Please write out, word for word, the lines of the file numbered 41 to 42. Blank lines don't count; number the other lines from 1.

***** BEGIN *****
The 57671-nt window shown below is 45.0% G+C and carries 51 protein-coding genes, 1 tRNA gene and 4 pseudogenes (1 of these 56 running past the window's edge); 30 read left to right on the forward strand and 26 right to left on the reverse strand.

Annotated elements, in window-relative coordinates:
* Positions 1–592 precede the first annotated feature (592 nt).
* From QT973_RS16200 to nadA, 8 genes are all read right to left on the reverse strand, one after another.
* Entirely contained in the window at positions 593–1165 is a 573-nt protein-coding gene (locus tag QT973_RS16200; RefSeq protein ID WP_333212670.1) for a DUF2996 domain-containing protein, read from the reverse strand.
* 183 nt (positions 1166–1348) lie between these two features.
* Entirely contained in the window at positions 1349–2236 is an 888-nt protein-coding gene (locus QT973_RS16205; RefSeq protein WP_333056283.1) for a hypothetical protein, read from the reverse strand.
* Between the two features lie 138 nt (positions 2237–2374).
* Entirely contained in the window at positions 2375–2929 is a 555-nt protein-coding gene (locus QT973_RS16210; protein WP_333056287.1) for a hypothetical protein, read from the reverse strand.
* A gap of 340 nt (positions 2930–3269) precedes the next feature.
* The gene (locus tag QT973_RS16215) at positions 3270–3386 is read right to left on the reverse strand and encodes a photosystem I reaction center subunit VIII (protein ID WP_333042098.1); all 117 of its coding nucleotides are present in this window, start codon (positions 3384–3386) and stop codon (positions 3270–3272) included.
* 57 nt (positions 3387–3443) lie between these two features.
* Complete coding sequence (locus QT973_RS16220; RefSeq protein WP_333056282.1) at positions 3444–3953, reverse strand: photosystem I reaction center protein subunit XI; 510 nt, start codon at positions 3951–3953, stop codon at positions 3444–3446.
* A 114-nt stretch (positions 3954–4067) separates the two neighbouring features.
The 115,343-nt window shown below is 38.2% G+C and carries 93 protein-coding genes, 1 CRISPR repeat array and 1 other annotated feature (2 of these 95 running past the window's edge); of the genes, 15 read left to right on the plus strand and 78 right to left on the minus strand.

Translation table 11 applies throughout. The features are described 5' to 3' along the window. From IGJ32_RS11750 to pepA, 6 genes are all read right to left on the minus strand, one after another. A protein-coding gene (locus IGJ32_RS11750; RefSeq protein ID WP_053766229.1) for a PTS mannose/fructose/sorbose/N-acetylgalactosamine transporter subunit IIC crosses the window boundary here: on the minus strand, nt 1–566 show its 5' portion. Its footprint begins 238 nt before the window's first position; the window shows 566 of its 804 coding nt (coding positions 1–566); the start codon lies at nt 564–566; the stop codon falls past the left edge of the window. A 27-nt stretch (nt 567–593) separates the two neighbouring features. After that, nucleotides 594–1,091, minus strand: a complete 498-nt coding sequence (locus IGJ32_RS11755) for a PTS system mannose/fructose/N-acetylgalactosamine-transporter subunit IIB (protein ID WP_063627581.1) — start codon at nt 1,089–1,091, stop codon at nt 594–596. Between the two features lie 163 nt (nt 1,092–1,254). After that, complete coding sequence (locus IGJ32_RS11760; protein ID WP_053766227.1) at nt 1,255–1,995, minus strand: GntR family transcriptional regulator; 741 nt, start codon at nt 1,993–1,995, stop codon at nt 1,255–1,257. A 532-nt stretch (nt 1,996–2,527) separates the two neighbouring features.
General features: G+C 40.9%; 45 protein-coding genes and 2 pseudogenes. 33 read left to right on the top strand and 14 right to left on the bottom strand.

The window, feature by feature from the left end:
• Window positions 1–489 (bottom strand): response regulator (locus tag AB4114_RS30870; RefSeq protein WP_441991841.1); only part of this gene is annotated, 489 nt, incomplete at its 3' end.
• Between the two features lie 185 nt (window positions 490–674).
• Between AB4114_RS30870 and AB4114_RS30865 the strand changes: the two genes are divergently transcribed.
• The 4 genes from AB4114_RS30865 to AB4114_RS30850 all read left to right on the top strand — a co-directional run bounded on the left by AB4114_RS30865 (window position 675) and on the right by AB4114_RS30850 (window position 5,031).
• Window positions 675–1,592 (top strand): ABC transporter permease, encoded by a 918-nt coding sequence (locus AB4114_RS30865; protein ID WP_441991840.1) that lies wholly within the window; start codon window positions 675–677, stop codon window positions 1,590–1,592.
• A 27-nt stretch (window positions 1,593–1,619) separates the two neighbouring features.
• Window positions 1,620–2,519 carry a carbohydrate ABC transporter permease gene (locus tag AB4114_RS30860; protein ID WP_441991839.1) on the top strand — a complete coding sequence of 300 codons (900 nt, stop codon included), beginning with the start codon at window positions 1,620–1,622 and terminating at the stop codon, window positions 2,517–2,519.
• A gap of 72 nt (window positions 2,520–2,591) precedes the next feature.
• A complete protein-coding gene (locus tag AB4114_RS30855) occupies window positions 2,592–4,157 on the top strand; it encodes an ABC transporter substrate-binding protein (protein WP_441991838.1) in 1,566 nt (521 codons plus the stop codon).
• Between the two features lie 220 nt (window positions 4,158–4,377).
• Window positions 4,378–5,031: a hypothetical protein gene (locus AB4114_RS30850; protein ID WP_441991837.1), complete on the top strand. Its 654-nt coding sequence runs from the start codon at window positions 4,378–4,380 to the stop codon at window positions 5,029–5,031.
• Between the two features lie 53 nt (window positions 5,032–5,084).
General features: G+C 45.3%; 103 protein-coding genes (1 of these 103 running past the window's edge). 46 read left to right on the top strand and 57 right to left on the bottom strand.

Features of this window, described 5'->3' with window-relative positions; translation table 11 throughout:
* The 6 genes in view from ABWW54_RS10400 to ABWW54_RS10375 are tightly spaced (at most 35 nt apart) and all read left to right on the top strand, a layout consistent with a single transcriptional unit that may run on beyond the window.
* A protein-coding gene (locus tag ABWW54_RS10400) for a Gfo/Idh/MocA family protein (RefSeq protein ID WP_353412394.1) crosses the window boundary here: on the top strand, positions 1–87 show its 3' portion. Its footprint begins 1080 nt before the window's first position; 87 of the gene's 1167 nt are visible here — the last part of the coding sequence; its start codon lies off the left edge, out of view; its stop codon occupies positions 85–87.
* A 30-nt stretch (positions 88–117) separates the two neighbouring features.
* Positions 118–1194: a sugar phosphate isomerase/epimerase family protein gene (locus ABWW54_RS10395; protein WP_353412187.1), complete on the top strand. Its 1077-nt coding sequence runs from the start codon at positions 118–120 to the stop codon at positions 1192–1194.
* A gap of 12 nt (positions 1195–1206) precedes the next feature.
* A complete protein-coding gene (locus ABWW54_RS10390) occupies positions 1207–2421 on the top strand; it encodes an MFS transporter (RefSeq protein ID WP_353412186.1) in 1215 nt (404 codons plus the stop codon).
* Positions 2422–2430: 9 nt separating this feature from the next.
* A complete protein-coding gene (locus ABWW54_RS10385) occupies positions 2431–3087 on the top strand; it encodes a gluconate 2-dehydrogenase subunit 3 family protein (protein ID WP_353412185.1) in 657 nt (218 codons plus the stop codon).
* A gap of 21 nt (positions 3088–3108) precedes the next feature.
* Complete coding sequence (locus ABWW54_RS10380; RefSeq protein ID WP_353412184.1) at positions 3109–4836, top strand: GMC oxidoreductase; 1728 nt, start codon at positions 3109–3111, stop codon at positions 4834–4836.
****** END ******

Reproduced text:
* A gap of 21 nt (positions 3088–3108) precedes the next feature.
* Complete coding sequence (locus ABWW54_RS10380; RefSeq protein ID WP_353412184.1) at positions 3109–4836, top strand: GMC oxidoreductase; 1728 nt, start codon at positions 3109–3111, stop codon at positions 4834–4836.